For example, when I was little, my teacher would have me put plastic alphabet letters in order, then have me say each letter’s name and make its sound, then trace the letters with my finger.  These multi-sensory types of programs have been proven successful for about 70 years when teaching people with dyslexia how to read.

But With Reading Slowly, How Did I Keep Up With My Schoolwork?

Victor Reader Stream and Audio SD Cards

So how did I manage with my studies all these years?  And how did I keep up with my grade level reading?  That’s where Learning Ally comes in.  (Formerly Recording for the Blind and Dyslexic.)  This is such a great organization of wonderful people who volunteer their time to read and record text books so that kids…and adults too…can have all the reading materials they need to stay informed.

Thanks to advances in technology, it’s as simple as picking out the book I need from the Learning Ally online catalog at their website, and then downloading it to an SD card.  Then I insert the card into my external reader, which is about the size of a small handheld tape player, called a “Victor Reader Stream” made by the HumanWare company.

This is the Learning Ally app for the iPhone.

There are also other ways I can listen to books, as with the Learning Ally app for mobile devices such as the iPhone, or on my laptop, but I really like the Stream because it can take a lot of battle damage which comes in handy on my invasive hunts! 😉

But What About Other Kinds Of Reading…And How About Writing?

iPad Dictation Mode

But what if I want to read something on the Internet?  And what about all the typing I have to do?  Not just for school but for my blog too!  Well, I’m so happy that I live in the 21st century!  Thanks to text readers and voice-to-text software, life is a lot easier for me now than before these inventions.  They’re not perfect, but they get better and better every year.

Here I am using the iPad Text to Speech function.

The latest Apple iPad has a text reader that sounds quite good.  All I have to do is highlight what I want to read, as you can see in the picture above, and then tap on the “speak” icon. The voice is a bit computerized sounding but it is very clear and easy to understand.

The iPad also has a small microphone icon – dictation mode –  that is a very reliable voice-to-text tool.  This is great because typing can be a bit of a challenge for me. (And don’t getting me started talking about how hard handwriting can be…)   Oh! And Siri on the iPhone is amazing!

Here I am using the iPad Diction Mode.

I Wouldn’t Change A Thing

It’s been a hard road for me but I wouldn’t change a thing because having dyslexia is part of who I am.  And I like to think that it has made me both tenacious when it comes to life in general, and empathetic to understanding the various struggles others have in their own lives.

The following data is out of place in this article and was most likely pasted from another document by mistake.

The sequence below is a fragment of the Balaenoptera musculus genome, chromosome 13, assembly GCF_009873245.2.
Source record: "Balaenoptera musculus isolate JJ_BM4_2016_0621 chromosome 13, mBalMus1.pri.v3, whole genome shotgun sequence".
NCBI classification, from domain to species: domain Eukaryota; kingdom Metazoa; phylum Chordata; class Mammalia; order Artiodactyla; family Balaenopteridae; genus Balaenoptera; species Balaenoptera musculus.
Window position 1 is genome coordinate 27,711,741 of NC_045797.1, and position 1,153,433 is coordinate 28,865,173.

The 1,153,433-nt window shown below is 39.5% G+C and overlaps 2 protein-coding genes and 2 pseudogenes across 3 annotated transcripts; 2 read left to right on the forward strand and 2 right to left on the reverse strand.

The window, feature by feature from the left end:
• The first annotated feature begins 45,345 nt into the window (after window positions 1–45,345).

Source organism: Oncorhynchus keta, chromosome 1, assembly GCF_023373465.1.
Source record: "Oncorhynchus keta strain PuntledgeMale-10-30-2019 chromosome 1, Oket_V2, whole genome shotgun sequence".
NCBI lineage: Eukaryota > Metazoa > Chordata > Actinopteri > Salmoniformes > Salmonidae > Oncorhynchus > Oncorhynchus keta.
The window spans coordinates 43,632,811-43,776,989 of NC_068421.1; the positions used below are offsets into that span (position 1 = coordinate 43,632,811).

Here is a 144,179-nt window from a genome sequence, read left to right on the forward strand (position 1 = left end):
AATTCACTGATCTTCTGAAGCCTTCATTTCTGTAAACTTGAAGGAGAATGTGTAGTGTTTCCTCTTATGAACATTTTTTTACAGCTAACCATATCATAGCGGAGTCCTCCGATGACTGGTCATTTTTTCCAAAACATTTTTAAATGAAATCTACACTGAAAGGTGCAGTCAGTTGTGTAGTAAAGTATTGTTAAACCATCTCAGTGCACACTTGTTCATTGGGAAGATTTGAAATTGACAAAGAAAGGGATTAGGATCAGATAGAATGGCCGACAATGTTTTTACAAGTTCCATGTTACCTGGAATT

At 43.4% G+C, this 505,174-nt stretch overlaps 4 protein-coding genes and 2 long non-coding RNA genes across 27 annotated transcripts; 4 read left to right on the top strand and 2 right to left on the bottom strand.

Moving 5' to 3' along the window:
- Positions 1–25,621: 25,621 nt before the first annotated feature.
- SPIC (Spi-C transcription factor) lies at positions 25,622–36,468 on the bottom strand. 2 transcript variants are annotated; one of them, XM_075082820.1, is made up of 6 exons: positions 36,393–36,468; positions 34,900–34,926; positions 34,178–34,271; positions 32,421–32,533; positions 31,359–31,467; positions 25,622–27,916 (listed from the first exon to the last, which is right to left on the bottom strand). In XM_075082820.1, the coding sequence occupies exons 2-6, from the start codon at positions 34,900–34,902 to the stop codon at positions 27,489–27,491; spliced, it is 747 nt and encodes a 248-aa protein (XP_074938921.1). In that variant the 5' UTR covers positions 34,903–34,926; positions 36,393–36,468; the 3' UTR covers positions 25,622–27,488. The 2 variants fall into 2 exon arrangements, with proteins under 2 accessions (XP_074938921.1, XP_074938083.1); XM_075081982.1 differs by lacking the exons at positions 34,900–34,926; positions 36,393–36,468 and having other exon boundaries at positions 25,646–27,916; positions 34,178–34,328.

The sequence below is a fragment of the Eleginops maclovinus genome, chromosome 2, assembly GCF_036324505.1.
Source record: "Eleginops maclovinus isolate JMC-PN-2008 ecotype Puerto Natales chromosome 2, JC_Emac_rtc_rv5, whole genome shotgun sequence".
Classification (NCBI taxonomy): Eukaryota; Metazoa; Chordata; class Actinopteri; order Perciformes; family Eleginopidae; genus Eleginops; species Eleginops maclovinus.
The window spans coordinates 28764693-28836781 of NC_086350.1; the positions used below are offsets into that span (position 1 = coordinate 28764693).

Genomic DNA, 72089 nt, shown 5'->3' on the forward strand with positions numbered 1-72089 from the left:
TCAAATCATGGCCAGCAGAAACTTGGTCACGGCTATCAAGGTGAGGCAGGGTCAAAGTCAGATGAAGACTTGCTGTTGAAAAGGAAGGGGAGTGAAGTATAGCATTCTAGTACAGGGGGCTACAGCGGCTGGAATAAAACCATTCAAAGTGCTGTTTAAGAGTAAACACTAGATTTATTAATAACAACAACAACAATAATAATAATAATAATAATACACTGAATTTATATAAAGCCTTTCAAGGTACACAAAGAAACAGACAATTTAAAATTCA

But most important, I learned early on that the key to working with my dyslexia was to always persevere and never give up…and be eternally grateful for spell check! 😉  I think that’s something many of us can agree upon regardless of how well we read and spell.

But even more than spell check, it’s my parents to whom I’m really eternally grateful.  I can’t begin to thank them for all they have done for me.  They are so supportive and always there for me, making any sacrifices necessary when it comes to helping me get the help I need.  And they are always there to encourage me and reassure me that I can do anything I put my  mind to.

So, What’s Next?

Over the next few days, here on my blog, I’ll be sharing some stories and videos about my adventures with dyslexia.  I’m a very positive person 🙂 , and I think that I have always tried to maintain a good sense of humor about having dyslexia, so hopefully you’ll find my stories and videos, not only educational, but fun and entertaining too!

I really hope this information I’m sharing will help people with dyslexia stay informed about all the technology available to make our lives easier.  (And I hope that even folks without dyslexia, or teachers who work with kids who have dyslexia, will find this information useful!)  But most important, I hope that I can inspire other kids who have dyslexia to know that anything is possible and to never become discouraged.   We can achieve whatever we set our minds to!

“Our greatest weakness lies in giving up.
The most certain way to succeed is always to try just one more time.”
Thomas Edison, Dyslexic

Be sure to visit the Dyslexia page of my blog to read all my posts on this subject.

See you soon.

Your friend,


Filed under Academic Language Therapy Association, Apple, Certified Academic Language Reading Therapist, Certified Academic Language Therapist, Dictation, Dr. Sally Shaywitz, Dyscalculia, Dysgraphia, Dyslexia, Famous Dyslexics, HumanWare, iPad, iPhone, Learning Ally, Learning Ally app, Leonardo da Vinci, multi-sensory learning, National Institutes of Health, Orton Gillingham, Recording for the Blind & Dyslexic, Siri, Thomas Edison, Victor Reader Stream, Yale Center for Dyslexia & Creativity